Puerto Rico: Day 7 Aguadilla, Crash Boat

We decided to take our travels further north since the waves at Rincón were unimpressive, a bit like a lapping lake, and the beach was a bit gravelly. (Rincón is normally THE surfer mecca). The town of Aguadilla hosts many surf beaches as well, and has the now civilian redeveloped Ramey Airforce Base. The former military housing are now private homes and the area is laid-out in a grid pattern, I was a bit more in my comfort zone.

Hellbent for the feel of wax under his toes, my husband bee-lined it for a surf shop named El Rincón. Chris, an ex-pat from Corpis Christi, TX was a great help. Maps, surf reports and ad nauseam possible winds influences all made my already wave-hungry hubby ravenous. Thus far we had found very little souvenir shopping except in San Juan, his little shop had just about every gifty we needed to bring home.

From here we went to the beach named Crash Boat, a former docking area for refueling and collecting wayward pilots from airstrip landing errors. The docks are now dismantled and only the cement posts remain, we hoped to find some decent curls. We were out of luck but this area was populated with locals, some small vendors, a couple snack shops and banós. The sand was fine white next to some lovely limestone cliff sides. 

As well as the surfboard, we also rented a boogie board and the kids had a blast. We saw more Tarpe fish in the water and, due to their sheer ginormous size, scared the kids right proper although the fish were hardly interested in us. Obviously fishing is prevalent in the area per evidence of the landing of fishing boats on the beach (see video above). 

After a couple hours and zero waves, hubs felt the time was right to grab lunch and try a different beach. PR-107 is one of two main feeders to Aguadilla. And just north of the road to Crash Boat is a little chocolatier named D'Rose. The servers wear candy-striper like uniforms and the truffles and sweets seem nearly endless. Not exactly lunch material but, hey, we're on vacation.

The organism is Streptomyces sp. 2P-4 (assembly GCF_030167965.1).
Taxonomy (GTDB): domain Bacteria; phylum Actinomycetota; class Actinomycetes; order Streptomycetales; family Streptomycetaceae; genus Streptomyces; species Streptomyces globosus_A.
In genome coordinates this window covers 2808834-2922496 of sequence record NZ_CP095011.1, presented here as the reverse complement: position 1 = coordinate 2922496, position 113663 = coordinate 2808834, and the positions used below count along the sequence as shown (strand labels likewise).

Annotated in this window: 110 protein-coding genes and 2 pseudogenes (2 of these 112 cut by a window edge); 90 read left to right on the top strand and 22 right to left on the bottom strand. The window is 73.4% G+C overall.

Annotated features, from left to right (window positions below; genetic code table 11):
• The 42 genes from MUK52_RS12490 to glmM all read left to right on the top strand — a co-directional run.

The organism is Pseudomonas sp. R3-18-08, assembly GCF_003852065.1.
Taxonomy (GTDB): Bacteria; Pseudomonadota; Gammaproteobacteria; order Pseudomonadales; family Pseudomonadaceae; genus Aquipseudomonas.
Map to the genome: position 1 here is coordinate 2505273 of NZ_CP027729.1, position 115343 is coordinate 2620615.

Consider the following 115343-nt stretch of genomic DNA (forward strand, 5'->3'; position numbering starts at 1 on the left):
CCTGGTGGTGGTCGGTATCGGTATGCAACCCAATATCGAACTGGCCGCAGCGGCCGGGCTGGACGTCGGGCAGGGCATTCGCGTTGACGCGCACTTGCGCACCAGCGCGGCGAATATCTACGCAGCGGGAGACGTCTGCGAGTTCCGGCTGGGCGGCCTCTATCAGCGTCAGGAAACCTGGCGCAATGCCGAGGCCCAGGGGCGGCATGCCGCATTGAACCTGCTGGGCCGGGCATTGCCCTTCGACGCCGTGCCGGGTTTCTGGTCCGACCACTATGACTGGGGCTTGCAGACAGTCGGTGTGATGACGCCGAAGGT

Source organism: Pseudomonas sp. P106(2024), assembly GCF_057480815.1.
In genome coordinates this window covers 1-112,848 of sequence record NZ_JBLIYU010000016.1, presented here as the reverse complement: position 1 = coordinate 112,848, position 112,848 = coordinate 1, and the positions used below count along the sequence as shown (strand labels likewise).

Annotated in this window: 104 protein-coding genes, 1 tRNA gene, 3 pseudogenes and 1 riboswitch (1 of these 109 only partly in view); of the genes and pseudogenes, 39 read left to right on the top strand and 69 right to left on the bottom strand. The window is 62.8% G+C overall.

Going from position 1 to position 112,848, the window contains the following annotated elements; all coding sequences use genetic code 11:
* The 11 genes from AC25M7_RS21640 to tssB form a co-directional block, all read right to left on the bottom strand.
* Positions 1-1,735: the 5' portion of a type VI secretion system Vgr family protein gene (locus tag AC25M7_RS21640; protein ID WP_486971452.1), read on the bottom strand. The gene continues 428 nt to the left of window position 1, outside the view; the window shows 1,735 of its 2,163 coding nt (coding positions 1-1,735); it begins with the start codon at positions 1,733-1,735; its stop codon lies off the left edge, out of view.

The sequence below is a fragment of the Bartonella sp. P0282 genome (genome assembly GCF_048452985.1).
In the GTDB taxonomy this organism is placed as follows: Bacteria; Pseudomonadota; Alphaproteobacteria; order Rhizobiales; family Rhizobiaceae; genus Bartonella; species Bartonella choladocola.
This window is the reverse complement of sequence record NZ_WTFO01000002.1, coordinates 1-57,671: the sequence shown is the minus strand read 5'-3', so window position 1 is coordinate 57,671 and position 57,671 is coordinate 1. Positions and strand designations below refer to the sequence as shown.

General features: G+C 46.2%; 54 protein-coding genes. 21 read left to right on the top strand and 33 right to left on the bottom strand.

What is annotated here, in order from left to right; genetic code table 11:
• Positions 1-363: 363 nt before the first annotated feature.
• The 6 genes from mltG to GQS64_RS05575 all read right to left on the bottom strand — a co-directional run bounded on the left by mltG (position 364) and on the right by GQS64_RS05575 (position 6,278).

After our delectable detour we went to the Punta Borinquen beach. Here we finally found waves, no improvements and a beach all to ourselves, except for a ferrel dog and one local going for a walk. The airport nearby is still active for private use and FedEx shipping. On this day there was a cargo plane practicing touch-in-gos. He flew around us several times in his forays. It felt a bit like "From Here to Eternity" with the rolling waves, the bamboo grass, limestone cliffs, palm trees and the steel green cargo prop engines playing background music. (see video above)

Nearby are the remains of a 19th Century lighthouse also leveled by the 1918 earthquake. It's worth a quick drive-by when in the area but rough road prevented our minivan from investigating the other side of this beach area. (I frinkin' love minivans - not!) 

As far as catching waves, they were a bit too choppy (and he says I'm fickle). Giving up after a few stalwart attempts, we headed home.